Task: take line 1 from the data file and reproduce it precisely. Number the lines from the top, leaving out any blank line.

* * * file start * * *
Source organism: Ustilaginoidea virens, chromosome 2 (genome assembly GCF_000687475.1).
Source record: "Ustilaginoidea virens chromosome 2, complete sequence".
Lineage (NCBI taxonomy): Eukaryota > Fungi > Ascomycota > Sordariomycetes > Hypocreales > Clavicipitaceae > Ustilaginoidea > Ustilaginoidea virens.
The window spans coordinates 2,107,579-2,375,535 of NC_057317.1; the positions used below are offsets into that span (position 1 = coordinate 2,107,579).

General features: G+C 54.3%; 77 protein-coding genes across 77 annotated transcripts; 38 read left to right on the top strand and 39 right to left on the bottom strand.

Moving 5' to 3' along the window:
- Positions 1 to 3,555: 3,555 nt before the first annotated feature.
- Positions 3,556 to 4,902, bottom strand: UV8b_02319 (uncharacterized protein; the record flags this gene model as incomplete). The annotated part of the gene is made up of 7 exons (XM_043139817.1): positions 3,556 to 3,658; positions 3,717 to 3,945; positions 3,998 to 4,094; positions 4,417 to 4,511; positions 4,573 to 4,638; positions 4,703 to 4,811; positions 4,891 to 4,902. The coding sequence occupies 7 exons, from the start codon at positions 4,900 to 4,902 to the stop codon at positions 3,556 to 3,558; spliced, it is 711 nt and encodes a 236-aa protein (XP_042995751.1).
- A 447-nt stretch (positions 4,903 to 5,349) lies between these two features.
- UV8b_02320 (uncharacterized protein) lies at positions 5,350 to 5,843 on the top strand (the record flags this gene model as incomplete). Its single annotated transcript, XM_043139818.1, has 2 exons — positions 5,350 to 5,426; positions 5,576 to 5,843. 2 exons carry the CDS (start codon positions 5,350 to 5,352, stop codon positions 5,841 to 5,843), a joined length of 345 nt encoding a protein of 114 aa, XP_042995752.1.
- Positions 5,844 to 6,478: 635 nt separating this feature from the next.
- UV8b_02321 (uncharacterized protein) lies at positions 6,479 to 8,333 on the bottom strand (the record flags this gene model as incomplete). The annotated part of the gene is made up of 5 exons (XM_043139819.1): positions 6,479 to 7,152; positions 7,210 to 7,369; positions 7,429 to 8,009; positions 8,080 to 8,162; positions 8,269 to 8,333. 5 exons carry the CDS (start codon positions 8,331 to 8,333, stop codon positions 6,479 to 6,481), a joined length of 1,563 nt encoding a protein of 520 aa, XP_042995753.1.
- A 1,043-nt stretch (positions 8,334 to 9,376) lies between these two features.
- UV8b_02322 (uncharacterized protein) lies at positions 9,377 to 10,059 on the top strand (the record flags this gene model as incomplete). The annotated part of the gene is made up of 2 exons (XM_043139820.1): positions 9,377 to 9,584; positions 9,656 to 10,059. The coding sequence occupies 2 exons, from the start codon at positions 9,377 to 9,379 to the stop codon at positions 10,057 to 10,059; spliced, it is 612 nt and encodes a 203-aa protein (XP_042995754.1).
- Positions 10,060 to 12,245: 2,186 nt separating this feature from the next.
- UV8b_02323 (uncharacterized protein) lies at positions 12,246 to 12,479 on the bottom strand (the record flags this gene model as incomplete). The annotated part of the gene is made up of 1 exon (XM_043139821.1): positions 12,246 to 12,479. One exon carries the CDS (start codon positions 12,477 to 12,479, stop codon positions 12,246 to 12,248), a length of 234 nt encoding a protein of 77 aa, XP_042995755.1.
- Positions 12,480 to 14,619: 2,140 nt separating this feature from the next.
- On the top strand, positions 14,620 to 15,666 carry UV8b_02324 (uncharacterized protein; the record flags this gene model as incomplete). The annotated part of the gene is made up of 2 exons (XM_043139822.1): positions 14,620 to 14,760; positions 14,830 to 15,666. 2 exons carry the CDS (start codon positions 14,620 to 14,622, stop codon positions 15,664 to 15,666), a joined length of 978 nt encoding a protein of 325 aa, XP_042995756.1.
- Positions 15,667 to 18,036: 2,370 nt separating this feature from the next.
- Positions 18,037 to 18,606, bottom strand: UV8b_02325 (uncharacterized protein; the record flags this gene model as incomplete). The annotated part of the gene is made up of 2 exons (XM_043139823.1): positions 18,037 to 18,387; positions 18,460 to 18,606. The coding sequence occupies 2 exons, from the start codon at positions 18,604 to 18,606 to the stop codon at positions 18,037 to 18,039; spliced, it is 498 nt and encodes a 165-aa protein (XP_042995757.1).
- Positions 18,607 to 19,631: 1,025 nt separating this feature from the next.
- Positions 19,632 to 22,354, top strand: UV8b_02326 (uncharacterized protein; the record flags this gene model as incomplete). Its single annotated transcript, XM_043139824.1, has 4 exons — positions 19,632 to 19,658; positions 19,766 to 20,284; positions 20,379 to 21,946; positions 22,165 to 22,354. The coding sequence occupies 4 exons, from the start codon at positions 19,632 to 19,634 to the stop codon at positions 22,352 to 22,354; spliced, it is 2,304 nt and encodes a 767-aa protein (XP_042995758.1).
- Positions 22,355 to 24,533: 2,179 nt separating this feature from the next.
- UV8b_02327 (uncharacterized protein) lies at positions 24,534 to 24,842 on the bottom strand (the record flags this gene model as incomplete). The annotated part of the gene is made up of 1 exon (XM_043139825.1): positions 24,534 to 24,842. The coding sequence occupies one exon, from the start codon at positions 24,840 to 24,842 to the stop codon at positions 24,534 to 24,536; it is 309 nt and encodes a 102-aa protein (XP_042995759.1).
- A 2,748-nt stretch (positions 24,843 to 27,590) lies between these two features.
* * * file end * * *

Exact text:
Source organism: Ustilaginoidea virens, chromosome 2 (genome assembly GCF_000687475.1).